You are entitled to ask the lawyer to set a limit on the costs. This means your lawyer has to check that you are happy to continue if the spend approaches the agreed threshold. Setting a limit can help you make sure you don’t spend more than you can afford.
Ask questions to understand exactly when the clock starts. For example, if you call your lawyer for an update on your case will you be charged for the call? Ask if, and how, your lawyer rounds up their charges. Many lawyers charge in six minute blocks – check if that’s how your lawyer works. Make sure you feel comfortable with the way they charge.
As with ‘fixed fees’, ask if there are any other costs that won’t be covered in the hourly rate.
Top Tip: Don’t just ask how much the hourly rate is. Ask for an estimate of how many hours it will take and what’s included. Also ask what might cause it to change and see how likely this is. Sometimes you’ll be given a range for the costs, but this will help you budget and know where you stand.
6. Could my costs change? How will you let me know if they do?
Don’t just ask how much the hourly rate is. Ask for an estimate of how many hours it will take and what’s included. Also ask what might cause it to change and see how likely the times you’ll be given a range for the costs, but this will help you budget and know where you stand.
There may be circumstances where costs do change. This is most likely if new information or developments make a case more difficult. For example, in a divorce case much is dependent on the other person’s cooperation to resolve it quickly. Even if both people intend to behave amicably, sometimes that resolve breaks down. If your costs look like they are changing, ask your lawyer about it. In general, your lawyer should tell you as soon as they are aware of any changes, but you don’t have to wait to ask for an explanation. Another option is to ask, when you choose your lawyer, if their original estimate is likely to be breached. If you have agreed a spending limit (see question 5), then your lawyer should stop work until you confirm that you want to continue.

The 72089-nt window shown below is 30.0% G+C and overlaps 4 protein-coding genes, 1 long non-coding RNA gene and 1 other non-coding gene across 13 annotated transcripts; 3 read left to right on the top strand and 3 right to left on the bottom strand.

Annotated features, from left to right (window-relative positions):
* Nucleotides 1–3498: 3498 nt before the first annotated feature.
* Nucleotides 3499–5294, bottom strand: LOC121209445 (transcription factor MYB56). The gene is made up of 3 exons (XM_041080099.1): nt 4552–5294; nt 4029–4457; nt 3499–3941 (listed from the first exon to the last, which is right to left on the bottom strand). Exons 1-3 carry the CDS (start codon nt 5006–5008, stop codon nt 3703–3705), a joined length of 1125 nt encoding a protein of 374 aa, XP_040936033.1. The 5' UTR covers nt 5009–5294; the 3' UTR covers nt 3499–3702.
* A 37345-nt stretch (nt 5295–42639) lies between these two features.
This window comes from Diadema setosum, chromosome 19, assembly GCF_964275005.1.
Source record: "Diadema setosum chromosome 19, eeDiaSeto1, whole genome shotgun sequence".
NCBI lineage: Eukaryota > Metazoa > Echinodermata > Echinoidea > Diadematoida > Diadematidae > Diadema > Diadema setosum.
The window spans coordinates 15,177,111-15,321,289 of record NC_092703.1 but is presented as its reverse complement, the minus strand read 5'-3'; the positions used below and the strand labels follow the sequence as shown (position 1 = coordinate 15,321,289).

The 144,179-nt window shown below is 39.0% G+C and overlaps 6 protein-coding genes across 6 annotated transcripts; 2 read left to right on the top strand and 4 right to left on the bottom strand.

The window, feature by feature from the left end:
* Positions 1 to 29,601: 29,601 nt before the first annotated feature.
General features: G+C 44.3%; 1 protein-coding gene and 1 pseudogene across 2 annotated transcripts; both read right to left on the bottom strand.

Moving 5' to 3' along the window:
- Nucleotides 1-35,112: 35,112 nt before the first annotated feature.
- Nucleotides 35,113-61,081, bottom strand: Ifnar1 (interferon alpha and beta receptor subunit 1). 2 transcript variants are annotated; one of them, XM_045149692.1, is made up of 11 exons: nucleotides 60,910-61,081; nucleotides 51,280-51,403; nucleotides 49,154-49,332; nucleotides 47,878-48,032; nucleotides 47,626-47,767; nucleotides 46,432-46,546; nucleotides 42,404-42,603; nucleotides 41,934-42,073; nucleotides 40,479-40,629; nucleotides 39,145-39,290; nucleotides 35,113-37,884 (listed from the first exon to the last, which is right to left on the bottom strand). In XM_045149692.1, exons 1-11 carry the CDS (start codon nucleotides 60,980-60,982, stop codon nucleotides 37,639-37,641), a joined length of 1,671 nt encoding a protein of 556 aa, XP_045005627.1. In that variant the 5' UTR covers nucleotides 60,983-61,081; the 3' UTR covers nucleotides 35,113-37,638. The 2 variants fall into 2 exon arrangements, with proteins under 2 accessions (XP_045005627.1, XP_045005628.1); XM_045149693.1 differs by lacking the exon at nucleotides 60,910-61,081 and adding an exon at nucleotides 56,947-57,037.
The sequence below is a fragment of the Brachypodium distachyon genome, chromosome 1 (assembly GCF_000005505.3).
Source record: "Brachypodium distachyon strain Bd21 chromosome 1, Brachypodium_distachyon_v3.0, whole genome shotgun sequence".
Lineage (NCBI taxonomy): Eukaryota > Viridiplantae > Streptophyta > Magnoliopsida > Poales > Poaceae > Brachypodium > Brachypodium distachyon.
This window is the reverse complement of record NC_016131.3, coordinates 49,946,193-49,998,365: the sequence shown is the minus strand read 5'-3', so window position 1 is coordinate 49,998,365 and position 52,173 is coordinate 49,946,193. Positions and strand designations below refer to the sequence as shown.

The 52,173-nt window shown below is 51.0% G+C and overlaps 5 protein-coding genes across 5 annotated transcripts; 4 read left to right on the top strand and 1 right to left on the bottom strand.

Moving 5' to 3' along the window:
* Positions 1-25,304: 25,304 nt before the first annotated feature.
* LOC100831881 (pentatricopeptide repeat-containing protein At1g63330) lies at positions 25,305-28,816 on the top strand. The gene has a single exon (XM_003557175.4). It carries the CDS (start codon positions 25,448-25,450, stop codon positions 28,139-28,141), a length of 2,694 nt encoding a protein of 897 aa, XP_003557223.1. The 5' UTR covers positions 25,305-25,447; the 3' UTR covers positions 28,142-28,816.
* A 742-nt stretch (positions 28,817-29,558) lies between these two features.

If a case gets complicated even a ‘fixed fee’ arrangement can change. Your lawyer should explain when this might happen and also set out the terms and conditions in your client care letter. Make sure you understand and ask if there is a ’get out’ clause to say if additional costs can be charged.
Remember, you always have options, even in the middle of a legal transaction. If there is a big hike in the costs of using a lawyer, then your lawyer should tell you about them and let you know what your options are. You could use a different specialist who might cost less but take longer, or only use email to contact your lawyer. There might also be some stages in the process that can be missed out. Ask your lawyer how you can work with them to reduce costs.
Top Tip: Cost changes may not always mean an increase. If an estimate was based on the chance that it might get complicated, but ends up being simpler than first thought, then the price should go down. Make sure your lawyer talks to you throughout your case so you understand your final bill and can check you aren’t being overcharged.
7. Are there any extra costs?
This really is a catch-all question to help you budget for your service. You are basically asking your lawyer if they have given you all the information they reasonably can to make sure there aren’t any nasty surprises in the future. Examples of the sort of information this question might raise are additional costs for things like expert reports (such as from a doctor), or photocopying. Some firms use premium rate phone numbers, which could add unexpected costs to the final amount you spend for your service. Use these examples as a prompt to discuss this issue. Your lawyer should also tell you if you are likely to incur any bank charges. For example, you might need to make a CHAPs payment (same day electronic transfer) which can cost over £20 in a property transaction.
Finally, don’t forget to check if your estimate is inclusive of VAT. Your lawyer should tell you, but check so that you don’t get a higher bill than you’re expecting.
8. Can I get help with the cost of my legal service?